Tuesday, March 22, 2005

He Never Does Anything Twice

Doesn't seem possible that Stephen Sondheim could be 75. While he didn't really start all that young, by Broadway standards -- Richard Rodgers had his first hit show and song at 23; George Gershwin had a smash hit song at 21 -- the image of him in the minds of some of us show-music buffs is of the young-looking, shaggy-haired composer-lyricist who was coming in to shake up the squares of Broadway. Even though he was 40 by the time Company premiered, he looked like an enfant terrible and sometimes played the part in interviews, as in his famous early-'70s interview where he said nasty things about the craftsmanship of Larry Hart and vaguely condescending things about his mentor Oscar Hammerstein. But now he looks and sounds like an elder statesman, and that's what he is; he's the last link to the Hammerstein tradition, and he has no apparent successors in carrying on the tradition of creating true musical theatre -- songs that are not just songs but theatre pieces, songs that carry the action forward instead of slowing it down. (Too many post-Sondheim songwriters think that the way to write a good character song is to have a character stop and sing about his or her feelings. That's not it at all. A good theatre song is one where we wind up knowing more about the character's feelings than he or she could tell us directly, whether it's Hammerstein's "If I Loved You" or Sondheim's "Could I Leave You?")

The pros and cons of Sondheim have been endlessly debated and rehashed. His strengths are well-known, and in the type of shows he's chosen to write, his major weakness -- his problem writing good love songs -- isn't all that relevant. I also don't think he's to blame for the rather odd cult of Sondheim-Firsters who like Sondheim but don't like musicals (there seem to be quite a lot of these Sondheim-Firsters in England, for some reason). It may be unfortunate that he was pronounced a genius so quickly and so persistently; by 1970 his name was already a byword among people who wanted musicals to be Art, and by 1973 he was already getting retrospective galas that seemed to appeal more to people in the musical-theatre business than people who just liked musical theatre. All this, combined with Hal Prince's desire to do Important musicals and drive away all his backers, may have helped push Sondheim further away from the disciplines of traditional songwriting -- the A-A-B-A form, concise melodies, comprehensible lyrics -- into long, rambling, diffuse songs.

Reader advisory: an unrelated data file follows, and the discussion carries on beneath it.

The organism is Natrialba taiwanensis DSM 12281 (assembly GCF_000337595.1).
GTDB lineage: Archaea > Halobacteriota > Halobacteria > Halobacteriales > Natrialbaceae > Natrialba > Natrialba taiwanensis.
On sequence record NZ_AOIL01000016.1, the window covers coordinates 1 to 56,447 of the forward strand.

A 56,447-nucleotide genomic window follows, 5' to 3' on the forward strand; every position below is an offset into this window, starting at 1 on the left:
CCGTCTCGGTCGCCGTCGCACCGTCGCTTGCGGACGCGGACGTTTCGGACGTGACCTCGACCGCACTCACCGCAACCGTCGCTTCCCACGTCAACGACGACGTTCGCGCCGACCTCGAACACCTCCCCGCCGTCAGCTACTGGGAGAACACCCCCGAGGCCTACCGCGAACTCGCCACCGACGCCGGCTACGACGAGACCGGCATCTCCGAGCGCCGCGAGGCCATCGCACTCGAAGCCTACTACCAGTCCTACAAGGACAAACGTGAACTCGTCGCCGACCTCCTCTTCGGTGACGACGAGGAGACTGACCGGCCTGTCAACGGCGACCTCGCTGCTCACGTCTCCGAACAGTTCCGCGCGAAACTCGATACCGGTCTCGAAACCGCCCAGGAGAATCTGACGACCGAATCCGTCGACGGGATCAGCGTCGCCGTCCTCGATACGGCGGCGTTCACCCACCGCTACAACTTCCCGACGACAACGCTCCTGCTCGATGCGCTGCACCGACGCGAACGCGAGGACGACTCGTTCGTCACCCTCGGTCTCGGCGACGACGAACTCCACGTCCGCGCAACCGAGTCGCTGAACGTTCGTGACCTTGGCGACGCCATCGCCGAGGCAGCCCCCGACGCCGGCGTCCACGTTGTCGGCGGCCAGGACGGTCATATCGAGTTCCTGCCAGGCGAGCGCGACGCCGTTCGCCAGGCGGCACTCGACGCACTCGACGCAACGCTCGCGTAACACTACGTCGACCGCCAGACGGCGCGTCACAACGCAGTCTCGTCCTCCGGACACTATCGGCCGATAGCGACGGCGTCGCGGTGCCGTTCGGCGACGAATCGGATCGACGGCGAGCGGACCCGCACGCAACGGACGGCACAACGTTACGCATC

The Sondheim I like is the Sondheim of the Harold Prince shows, up to Merrily We Roll Along; his best songs were tougher and darker than the average Broadway song, but still with the kind of pep and showbiz punch that is as much a part of good musical-theatre writing as subtext and characterization. After Merrily, a flop full of traditional A-A-B-A songs that didn't catch on with the public, Sondheim stopped doing overtures, dance breaks, applause-baiting crescendi, A-A-B-A refrains, and just about anything else that smacked of showbiz or song-plugging. Yet the unique appeal of the Broadway musical is based in part on its showbiz component, of the attempt of songwriter, performer, designer, director and choreographer to knock 'em dead in the aisles while still making each number dramatically relevant. Something like Sunday in the Park With George, where everything is dramatically relevant, every song sounds the same and all traces of "showbiz" have been purged, just isn't of interest to me. (And if you're going to write songs that exist only to serve the drama, it would help if the drama being served wasn't created by James Lapine, a writer whose lines sound like they were translated from the original Sanskrit and a director who coaches actors to speak as if English wasn't their first language.) Someone on a theatre newsgroup once put it succinctly: He wanted "More Sondheim shows with overtures." Sounds about right to me. And another showstopping, crowd-pleasing, applause-baiting theatre piece like "A Weekend in the Country" wouldn't hurt either.